Stepping outside the lab and into dialogue with the public was a truly enriching experience for me. I did not only grow personally but also got to view my research from a different perspective. I also got reinforced in my belief that communication is the key to making science accessible to everyone.
As part of Researchers’ Grand Prix regional heat in Stockholm 2023, I faced the challenge of presenting my research in only four minutes to high school students. Researchers’ Grand Prix is an annual competition looking for the most engaging and understandable scientific presentation. Many researchers are driven by making the world a better place, and so am I. As a doctoral student at Karolinska Institutet in basic medical research, I am diving into the secrets of cells to better understand how Alzheimer’s disease develops.
During my daily laboratory work, it is easy to lose track of the ultimate goal to improve people’s lives and get lost in the details of the research question. Competing in the Researchers’ Grand Prix made me zoom out and place my scientific work into a wider context. Breaking down difficult scientific concepts opened my eyes to finding new connections in my research project. Further, through taking part in the competition I improved my skills in science communication. These are not only useful in making science more accessible to a general audience but also when presenting within a scientific environment.
Competing in the Researchers’ Grand Prix made me zoom out and place my scientific work into a wider context.
Many scientists love plain factual descriptions and complexity, but this is not how you engage a public audience. The principles of storytelling that are often applied in communication and marketing are also useful in communicating science. To catch the audience’s attention, it is important to not only state all the facts and technical details but rather focus on why we ask those questions and what we can gain from the scientific results. For me personally, it was also a new experience to show emotions during my presentation. I expressed my fascination for microscopes through which I am able to see what happens inside those tiny cells.
I could hardly believe it, but I won the Stockholm Researchers’ Grand Prix 2023! That means I will get to participate in the national final on 23 November 2023. I look forward to another rewarding experience trying to inspire and engage young people in science.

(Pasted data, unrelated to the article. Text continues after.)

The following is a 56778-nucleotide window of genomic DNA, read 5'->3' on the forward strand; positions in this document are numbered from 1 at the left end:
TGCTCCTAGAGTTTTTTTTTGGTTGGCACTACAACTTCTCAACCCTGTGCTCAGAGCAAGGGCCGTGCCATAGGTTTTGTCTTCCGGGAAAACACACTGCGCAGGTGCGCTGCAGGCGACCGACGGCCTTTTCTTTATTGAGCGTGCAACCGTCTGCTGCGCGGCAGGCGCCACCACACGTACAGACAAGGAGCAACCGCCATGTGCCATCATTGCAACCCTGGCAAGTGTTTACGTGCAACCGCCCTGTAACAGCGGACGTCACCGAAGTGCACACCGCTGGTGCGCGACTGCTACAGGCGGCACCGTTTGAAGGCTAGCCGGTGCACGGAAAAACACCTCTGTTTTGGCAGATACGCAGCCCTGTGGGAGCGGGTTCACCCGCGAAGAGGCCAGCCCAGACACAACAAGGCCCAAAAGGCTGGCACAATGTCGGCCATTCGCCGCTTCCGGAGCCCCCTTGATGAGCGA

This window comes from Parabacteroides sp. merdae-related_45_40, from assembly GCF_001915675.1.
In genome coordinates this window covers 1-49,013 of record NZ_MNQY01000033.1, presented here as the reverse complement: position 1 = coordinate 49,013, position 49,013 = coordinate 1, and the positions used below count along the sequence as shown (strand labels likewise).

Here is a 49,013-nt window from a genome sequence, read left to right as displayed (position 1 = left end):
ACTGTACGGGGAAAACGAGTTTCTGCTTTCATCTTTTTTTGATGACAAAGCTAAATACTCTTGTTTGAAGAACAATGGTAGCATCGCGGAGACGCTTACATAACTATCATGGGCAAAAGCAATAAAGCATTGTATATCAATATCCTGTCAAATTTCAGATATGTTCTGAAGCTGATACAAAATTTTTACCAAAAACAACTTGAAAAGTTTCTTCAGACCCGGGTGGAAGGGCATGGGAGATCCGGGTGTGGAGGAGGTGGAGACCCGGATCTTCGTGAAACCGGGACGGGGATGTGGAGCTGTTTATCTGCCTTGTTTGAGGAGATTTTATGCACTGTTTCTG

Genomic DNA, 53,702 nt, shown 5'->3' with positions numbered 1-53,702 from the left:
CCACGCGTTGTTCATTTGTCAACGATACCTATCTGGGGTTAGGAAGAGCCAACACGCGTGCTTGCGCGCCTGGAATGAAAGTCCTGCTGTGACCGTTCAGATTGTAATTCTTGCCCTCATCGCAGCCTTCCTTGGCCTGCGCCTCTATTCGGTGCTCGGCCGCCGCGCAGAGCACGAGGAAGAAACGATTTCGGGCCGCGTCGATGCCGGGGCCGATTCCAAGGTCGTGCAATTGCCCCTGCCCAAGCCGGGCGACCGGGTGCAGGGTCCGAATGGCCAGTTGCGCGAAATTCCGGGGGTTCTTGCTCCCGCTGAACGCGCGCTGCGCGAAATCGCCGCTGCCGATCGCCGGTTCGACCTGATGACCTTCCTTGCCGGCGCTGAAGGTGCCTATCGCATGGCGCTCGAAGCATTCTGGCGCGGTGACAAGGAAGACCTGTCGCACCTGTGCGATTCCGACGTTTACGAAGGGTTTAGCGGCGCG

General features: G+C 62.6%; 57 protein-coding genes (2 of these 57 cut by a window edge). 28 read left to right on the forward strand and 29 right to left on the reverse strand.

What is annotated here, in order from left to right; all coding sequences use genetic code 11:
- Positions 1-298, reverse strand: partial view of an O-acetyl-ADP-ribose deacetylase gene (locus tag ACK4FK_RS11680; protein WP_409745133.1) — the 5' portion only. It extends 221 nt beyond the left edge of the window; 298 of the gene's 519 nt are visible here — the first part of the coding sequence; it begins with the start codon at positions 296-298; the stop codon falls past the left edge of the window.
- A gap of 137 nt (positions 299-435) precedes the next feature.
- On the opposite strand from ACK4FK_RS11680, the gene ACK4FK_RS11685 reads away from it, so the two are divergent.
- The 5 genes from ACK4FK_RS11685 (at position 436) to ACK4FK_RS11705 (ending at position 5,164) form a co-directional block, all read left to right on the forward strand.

The Researchers’ Grand Prix regional heat in Stockholm took place during “ForskarFredag”, a weeklong national science festival that is part of the European Researchers’ Night. The activities during “ForskarFredag” were coordinated by the Swedish non-profit organisation Vetenskap & Allmänhet (VA) located in Stockholm.
Out of my passion for science communication, I was in the middle of a one-month internship at VA which coincided with Researchers’ Grand Prix. This internship is an optional part of doctoral education at Karolinska Institutet, which allows PhD students, PostDocs and Researchers to explore alternative career paths outside of academia. Through the internship at VA, I got to look behind the scenes of organising a science festival and the upcoming final of the Researchers’ Grand Prix 2023. There are also constant efforts at VA to improve the scope of the Researchers’ Grand Prix and involve more school students, as well as other parts of the public.
While working at VA I had the opportunity to explore a lot of the different activities around “ForskarFredag”. It was wonderful to witness the school students’ curiosity in science and the creative and engaging ways scientists showcased their research.
If more researchers would occasionally step out of their research environment to communicate with the public, it could serve to build more trust in science among the public.
Science communication serves multiple purposes: engaging and educating the public, inspiring a new generation of scientists, and involving citizens in scientific processes. If more researchers would occasionally step out of their research environment to communicate with the public, it could serve to build more trust in science among the public. Additionally, explaining scientific concepts in an easy-to-understand manner forces the researcher to think in new ways, which may lead to new insights.
After finishing my internship at VA, I will go back to my doctoral studies at Karolinska Institutet with an even stronger motivation for science communication. During the internship, I could improve my communication skills and look forward to applying them in my scientific work. In the future, I would like to continue contributing to the dialogue between the public and scientists. I further hope to inspire other researchers to accept the challenge of stepping outside their research institutions and making their science accessible to everyone.
PhD student at Karolinska Institute and intern at VA 2023.
Johanna Mayer is a doctoral student at Karolinska Institutet. She is a trained biochemist and her research focuses on understanding molecular mechanisms of Alzheimer’s disease. Her one-month internship at VA is supported by the career service at Karolinksa Institutet.
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